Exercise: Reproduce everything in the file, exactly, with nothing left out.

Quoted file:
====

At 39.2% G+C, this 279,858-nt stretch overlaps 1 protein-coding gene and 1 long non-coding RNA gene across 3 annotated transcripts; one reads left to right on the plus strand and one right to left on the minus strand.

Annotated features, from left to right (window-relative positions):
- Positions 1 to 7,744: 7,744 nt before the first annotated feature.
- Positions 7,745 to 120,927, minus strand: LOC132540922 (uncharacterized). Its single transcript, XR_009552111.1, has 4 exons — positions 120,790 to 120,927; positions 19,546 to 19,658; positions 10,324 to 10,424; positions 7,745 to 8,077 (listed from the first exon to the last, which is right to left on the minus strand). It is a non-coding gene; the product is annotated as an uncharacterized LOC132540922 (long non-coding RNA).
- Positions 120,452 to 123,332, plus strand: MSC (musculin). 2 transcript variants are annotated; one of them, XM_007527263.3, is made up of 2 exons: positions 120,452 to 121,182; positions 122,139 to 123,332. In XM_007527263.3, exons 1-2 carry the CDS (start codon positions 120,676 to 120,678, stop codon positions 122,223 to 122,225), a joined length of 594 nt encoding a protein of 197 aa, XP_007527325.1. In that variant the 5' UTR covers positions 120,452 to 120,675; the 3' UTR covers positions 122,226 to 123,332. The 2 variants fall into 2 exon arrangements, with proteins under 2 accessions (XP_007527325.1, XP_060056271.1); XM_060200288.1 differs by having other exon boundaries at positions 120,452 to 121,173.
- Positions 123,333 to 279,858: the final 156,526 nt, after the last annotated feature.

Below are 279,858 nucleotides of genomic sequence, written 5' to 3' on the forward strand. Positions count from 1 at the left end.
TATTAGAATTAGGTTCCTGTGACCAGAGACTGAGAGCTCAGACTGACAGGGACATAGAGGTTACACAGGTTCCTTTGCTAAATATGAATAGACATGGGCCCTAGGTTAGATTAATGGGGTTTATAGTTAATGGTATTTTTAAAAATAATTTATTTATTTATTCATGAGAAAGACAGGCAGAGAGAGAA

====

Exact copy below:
At 39.2% G+C, this 279,858-nt stretch overlaps 1 protein-coding gene and 1 long non-coding RNA gene across 3 annotated transcripts; one reads left to right on the plus strand and one right to left on the minus strand.

Annotated features, from left to right (window-relative positions):
- Positions 1 to 7,744: 7,744 nt before the first annotated feature.
- Positions 7,745 to 120,927, minus strand: LOC132540922 (uncharacterized). Its single transcript, XR_009552111.1, has 4 exons — positions 120,790 to 120,927; positions 19,546 to 19,658; positions 10,324 to 10,424; positions 7,745 to 8,077 (listed from the first exon to the last, which is right to left on the minus strand). It is a non-coding gene; the product is annotated as an uncharacterized LOC132540922 (long non-coding RNA).
- Positions 120,452 to 123,332, plus strand: MSC (musculin). 2 transcript variants are annotated; one of them, XM_007527263.3, is made up of 2 exons: positions 120,452 to 121,182; positions 122,139 to 123,332. In XM_007527263.3, exons 1-2 carry the CDS (start codon positions 120,676 to 120,678, stop codon positions 122,223 to 122,225), a joined length of 594 nt encoding a protein of 197 aa, XP_007527325.1. In that variant the 5' UTR covers positions 120,452 to 120,675; the 3' UTR covers positions 122,226 to 123,332. The 2 variants fall into 2 exon arrangements, with proteins under 2 accessions (XP_007527325.1, XP_060056271.1); XM_060200288.1 differs by having other exon boundaries at positions 120,452 to 121,173.
- Positions 123,333 to 279,858: the final 156,526 nt, after the last annotated feature.

Below are 279,858 nucleotides of genomic sequence, written 5' to 3' on the forward strand. Positions count from 1 at the left end.
TATTAGAATTAGGTTCCTGTGACCAGAGACTGAGAGCTCAGACTGACAGGGACATAGAGGTTACACAGGTTCCTTTGCTAAATATGAATAGACATGGGCCCTAGGTTAGATTAATGGGGTTTATAGTTAATGGTATTTTTAAAAATAATTTATTTATTTATTCATGAGAAAGACAGGCAGAGAGAGAA